Introduction to VLinux

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The Linux Operating System is widely used in Bioinformatics. Some of the widely used tools for sequence and structure analysis are easily available for the Unix/Linux operating systems. Examples include BLAST and FASTA (database similarity search tools), ClustalW, a program for multiple sequence alignment, Phylip – a phylogeny inference tool etc. Linux and other so called Open Source programs are released under a 'GPL' or similar licenses which permits anyone to use the program without paying for it. The source code can be modified to enhance or create new programs. The resulting software can again be released under the same license.

VLinux is a modification of a distribution called Knoppix. It contains the EMBOSS package along with other tools for sequence and structure analysis which can used for teaching/learning or for demonstration of these tools for undergraduate and postgraduate courses in Bioinformatics.


KNOPPIX – a live Linux distribution

Knoppix is available from It is a live-cd i.e, it requires no installation onto the hard disk before use. It runs directly from the CD, configures all hardware present on the system and provides the user with a Desktop environment. All files during work are created temporarily in the RAM. Most often one can even connect to the Internet while still booting from the CD. It can be used by anyone who is interested in learning Linux.


VLinux is derived from Knoppix by a technique called as re mastering as explained in the Remastering-HOWTO at the Knoppix website. The Knoppix version used was 3.3. Tools for sequence and structure analysis were added and the distribution was repackaged into a live-cd. Links to most of these programs are added to the main menu and they can be found in the section 'Bioinformatics'. Documentation and tutorials for the programs are also included which can be accessed from the packages section of the main page. The details of the programs and their intended use is given in Table 1

Table 1: Software included in VLinux version 1.0
Software Usage
EMBOSS European Molecular Biology Open Source Software Suite(EMBOSS) is a collection of more than 100 programs for performing analyses like sequence alignment, pattern searching, motif identification, EST analysis etc
GDE Genetic Data Environment is an interface to local databases and various tools like phylip and clustalw
Rasmol Rasmol is a program for visualization of protein, DNA and small molecules. It supports a variety of formats including PDB and mmCIF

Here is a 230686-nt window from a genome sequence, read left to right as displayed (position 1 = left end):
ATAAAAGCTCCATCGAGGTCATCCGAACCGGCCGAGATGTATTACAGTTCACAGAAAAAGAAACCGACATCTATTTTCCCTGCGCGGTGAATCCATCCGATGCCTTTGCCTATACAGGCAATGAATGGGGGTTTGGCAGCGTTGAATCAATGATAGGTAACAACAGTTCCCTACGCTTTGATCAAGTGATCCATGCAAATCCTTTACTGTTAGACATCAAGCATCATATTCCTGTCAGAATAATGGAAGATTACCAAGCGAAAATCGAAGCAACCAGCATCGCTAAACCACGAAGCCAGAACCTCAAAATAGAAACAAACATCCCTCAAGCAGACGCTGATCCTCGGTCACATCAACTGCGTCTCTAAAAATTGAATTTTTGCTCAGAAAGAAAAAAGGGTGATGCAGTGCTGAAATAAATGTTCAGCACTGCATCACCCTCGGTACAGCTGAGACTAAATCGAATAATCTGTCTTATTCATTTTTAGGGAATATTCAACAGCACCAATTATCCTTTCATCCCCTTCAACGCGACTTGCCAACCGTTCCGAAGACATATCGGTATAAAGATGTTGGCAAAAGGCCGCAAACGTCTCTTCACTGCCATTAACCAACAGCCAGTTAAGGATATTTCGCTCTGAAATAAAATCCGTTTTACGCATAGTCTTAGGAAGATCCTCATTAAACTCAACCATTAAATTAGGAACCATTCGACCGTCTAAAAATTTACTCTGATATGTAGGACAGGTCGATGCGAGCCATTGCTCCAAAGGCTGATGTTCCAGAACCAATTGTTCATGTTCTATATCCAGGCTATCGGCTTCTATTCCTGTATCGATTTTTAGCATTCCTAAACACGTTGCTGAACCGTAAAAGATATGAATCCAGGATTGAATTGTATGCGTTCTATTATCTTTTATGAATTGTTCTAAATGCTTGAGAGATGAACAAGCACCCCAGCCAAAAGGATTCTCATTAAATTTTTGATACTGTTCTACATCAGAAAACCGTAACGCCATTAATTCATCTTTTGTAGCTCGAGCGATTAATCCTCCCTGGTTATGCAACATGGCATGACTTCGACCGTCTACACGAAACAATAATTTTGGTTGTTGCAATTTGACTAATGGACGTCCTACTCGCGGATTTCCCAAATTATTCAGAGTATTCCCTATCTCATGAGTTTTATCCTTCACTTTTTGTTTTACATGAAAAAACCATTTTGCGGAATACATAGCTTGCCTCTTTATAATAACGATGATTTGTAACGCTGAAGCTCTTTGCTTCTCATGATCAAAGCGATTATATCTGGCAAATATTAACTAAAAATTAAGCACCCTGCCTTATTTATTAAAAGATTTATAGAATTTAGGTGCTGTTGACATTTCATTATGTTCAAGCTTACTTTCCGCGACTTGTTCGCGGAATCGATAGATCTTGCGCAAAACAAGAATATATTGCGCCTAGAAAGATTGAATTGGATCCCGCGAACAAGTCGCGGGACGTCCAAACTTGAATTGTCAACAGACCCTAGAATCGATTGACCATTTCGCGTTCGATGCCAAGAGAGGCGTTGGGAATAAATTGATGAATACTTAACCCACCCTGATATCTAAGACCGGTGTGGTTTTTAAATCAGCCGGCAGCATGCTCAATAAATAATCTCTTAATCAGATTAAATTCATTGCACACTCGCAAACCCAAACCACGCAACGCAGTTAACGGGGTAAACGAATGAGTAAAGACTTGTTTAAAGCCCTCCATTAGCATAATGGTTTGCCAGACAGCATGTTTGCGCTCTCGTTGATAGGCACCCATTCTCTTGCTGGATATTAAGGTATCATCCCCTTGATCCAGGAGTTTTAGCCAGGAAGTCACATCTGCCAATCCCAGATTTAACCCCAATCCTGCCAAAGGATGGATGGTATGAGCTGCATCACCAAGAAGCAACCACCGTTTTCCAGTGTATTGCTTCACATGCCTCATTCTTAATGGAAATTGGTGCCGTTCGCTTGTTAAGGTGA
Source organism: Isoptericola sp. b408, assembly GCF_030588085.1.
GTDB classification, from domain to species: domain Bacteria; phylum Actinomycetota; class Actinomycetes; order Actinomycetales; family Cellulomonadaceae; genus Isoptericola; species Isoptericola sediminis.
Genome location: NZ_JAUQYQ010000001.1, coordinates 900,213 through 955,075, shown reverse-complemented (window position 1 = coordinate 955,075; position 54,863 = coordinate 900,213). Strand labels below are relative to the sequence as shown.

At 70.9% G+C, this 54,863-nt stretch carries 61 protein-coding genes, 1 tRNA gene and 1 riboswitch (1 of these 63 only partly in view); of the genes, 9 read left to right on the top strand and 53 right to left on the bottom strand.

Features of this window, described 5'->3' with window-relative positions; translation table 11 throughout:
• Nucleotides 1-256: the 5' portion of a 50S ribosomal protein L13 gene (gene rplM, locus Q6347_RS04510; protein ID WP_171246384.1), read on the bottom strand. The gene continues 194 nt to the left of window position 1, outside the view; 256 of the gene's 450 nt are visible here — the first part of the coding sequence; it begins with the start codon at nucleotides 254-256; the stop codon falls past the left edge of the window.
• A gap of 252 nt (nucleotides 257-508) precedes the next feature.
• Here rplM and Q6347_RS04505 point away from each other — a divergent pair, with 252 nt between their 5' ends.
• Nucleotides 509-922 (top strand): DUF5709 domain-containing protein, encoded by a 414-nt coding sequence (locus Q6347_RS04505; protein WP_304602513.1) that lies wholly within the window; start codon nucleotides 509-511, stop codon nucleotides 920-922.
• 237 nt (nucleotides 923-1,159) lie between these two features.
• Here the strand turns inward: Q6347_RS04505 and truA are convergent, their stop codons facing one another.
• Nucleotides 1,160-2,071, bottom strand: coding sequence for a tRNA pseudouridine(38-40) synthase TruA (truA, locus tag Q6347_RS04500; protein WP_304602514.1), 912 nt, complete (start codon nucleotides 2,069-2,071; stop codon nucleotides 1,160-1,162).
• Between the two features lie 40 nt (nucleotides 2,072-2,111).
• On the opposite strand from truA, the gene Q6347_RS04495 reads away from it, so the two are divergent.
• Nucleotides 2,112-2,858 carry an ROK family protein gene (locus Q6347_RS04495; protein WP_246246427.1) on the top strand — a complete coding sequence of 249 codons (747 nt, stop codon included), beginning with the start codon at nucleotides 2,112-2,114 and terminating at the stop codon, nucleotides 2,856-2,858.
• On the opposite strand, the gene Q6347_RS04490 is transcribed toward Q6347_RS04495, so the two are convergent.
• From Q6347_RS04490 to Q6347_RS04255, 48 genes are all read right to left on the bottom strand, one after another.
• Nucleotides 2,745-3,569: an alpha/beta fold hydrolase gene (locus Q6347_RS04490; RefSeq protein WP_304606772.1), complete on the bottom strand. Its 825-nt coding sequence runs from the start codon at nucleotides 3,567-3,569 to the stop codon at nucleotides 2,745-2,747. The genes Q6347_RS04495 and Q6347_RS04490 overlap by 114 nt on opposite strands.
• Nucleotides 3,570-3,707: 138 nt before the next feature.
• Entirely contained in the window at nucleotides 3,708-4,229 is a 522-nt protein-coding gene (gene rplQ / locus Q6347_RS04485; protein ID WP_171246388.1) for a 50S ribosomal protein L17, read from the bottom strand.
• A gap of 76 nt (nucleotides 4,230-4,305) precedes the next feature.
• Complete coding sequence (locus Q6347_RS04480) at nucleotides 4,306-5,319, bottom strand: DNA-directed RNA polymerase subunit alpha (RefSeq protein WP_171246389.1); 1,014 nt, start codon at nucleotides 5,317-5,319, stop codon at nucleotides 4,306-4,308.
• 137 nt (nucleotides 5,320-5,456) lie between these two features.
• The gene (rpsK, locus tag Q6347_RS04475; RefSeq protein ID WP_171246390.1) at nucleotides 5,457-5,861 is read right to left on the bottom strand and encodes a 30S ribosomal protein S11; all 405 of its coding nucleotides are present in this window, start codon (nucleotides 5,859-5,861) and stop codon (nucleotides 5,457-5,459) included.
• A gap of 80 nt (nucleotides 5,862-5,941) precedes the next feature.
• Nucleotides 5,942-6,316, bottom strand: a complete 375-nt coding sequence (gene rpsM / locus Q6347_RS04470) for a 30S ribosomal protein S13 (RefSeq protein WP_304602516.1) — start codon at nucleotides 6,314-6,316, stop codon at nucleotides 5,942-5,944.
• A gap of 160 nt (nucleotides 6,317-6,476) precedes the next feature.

PyMOL PyMOL is a molecular graphics system with an inbuilt python interpreter. It can be applied for high quality rendering of macromolecules, creating graphics for publication, animations etc
GROMACS molecular dynamics simulation and energy minimization
Phylip Most widely used phylogenetic inference package. It can compute phylogenetic trees using various methods like parsimony, compatibility, distance matrix methods, and likelihood
Clustal W and
Clustal X
Clustal W and Clustal X are general purpose multiple alignment programs for DNA or proteins
T-Coffee Multiple sequence alignment. Can incorporate structure information if available in performing the alignment. It can also combine two alignments
Seaview It is a graphical multiple sequence alignment editor
Garlic Molecular viewer and editor
Ramachandran Plot Viewer Used to explore simple conformational changes in proteins
Stride Protein secondary structure assignment program
Primer Helps to design primers for sequences
Babel Program to convert between various file formats
NJPlot A tree drawing program able to draw any binary tree expressed in the standard phylogenetic tree format
Pratt Search for patterns conserved in a set of protein sequences

Obtaining Vlinux

VLinux is hosted at (Thanks to It can be freely downloaded from The approximate size of this ISO image is 500MB. Once downloaded, the ISO image can be written onto a CD. Care has to be taken that it is burnt as an image and not as data. An image is an exact replica of the files on a file system. CD writing software like Nero have an option to burn files as image.

Using VLinux

To use a live-cd, one has to boot directly from the CD instead of the hard disk. Which device to boot first is determined by the boot order setting in the BIOS. To change this setting, follow these steps

  1. Insert the live-cd in the CDROM drive.
  2. Reboot the system
  3. When the system reboots, the initial BIOS screen is displayed. At this point, one can navigate to the BIOS setup by pressing the DELETE or F10 key.
  4. Once inside setup, navigate to the menu (mostly in the advanced section) containing Boot order which may be set to hard disk by default. Change this to CDROM.
  5. Save this setting and then exit to boot the system from the CD





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